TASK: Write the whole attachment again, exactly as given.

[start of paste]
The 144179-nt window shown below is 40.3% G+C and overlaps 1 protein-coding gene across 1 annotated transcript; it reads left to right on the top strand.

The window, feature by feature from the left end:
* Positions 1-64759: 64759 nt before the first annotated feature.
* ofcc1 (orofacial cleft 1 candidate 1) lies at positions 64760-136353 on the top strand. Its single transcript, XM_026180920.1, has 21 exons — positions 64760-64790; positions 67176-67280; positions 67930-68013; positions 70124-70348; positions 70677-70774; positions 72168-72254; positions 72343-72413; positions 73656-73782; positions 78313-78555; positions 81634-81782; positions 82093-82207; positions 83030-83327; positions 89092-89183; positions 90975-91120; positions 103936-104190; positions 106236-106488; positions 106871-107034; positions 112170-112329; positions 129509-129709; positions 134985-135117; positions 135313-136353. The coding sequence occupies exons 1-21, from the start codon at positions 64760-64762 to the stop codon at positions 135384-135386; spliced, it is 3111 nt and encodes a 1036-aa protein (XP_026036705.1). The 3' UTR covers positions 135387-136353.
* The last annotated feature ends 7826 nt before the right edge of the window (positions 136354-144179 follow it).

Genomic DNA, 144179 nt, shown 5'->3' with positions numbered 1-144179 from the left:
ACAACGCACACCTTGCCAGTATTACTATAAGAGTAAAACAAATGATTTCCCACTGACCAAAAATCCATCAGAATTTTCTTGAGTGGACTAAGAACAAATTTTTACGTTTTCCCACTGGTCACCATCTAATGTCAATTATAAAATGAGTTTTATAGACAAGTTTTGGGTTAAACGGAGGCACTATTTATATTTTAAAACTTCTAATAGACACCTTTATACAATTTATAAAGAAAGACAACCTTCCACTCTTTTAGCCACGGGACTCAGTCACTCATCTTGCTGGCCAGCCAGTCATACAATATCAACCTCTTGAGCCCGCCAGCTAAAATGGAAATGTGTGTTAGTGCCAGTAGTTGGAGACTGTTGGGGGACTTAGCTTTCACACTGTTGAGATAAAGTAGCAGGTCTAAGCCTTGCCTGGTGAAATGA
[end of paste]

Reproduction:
The 144179-nt window shown below is 40.3% G+C and overlaps 1 protein-coding gene across 1 annotated transcript; it reads left to right on the top strand.

The window, feature by feature from the left end:
* Positions 1-64759: 64759 nt before the first annotated feature.
* ofcc1 (orofacial cleft 1 candidate 1) lies at positions 64760-136353 on the top strand. Its single transcript, XM_026180920.1, has 21 exons — positions 64760-64790; positions 67176-67280; positions 67930-68013; positions 70124-70348; positions 70677-70774; positions 72168-72254; positions 72343-72413; positions 73656-73782; positions 78313-78555; positions 81634-81782; positions 82093-82207; positions 83030-83327; positions 89092-89183; positions 90975-91120; positions 103936-104190; positions 106236-106488; positions 106871-107034; positions 112170-112329; positions 129509-129709; positions 134985-135117; positions 135313-136353. The coding sequence occupies exons 1-21, from the start codon at positions 64760-64762 to the stop codon at positions 135384-135386; spliced, it is 3111 nt and encodes a 1036-aa protein (XP_026036705.1). The 3' UTR covers positions 135387-136353.
* The last annotated feature ends 7826 nt before the right edge of the window (positions 136354-144179 follow it).

Genomic DNA, 144179 nt, shown 5'->3' with positions numbered 1-144179 from the left:
ACAACGCACACCTTGCCAGTATTACTATAAGAGTAAAACAAATGATTTCCCACTGACCAAAAATCCATCAGAATTTTCTTGAGTGGACTAAGAACAAATTTTTACGTTTTCCCACTGGTCACCATCTAATGTCAATTATAAAATGAGTTTTATAGACAAGTTTTGGGTTAAACGGAGGCACTATTTATATTTTAAAACTTCTAATAGACACCTTTATACAATTTATAAAGAAAGACAACCTTCCACTCTTTTAGCCACGGGACTCAGTCACTCATCTTGCTGGCCAGCCAGTCATACAATATCAACCTCTTGAGCCCGCCAGCTAAAATGGAAATGTGTGTTAGTGCCAGTAGTTGGAGACTGTTGGGGGACTTAGCTTTCACACTGTTGAGATAAAGTAGCAGGTCTAAGCCTTGCCTGGTGAAATGA